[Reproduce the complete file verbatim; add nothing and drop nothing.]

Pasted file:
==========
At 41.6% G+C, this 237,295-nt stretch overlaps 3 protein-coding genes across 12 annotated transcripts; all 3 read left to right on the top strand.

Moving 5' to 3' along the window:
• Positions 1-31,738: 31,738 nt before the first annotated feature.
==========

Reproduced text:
At 41.6% G+C, this 237,295-nt stretch overlaps 3 protein-coding genes across 12 annotated transcripts; all 3 read left to right on the top strand.

Moving 5' to 3' along the window:
• Positions 1-31,738: 31,738 nt before the first annotated feature.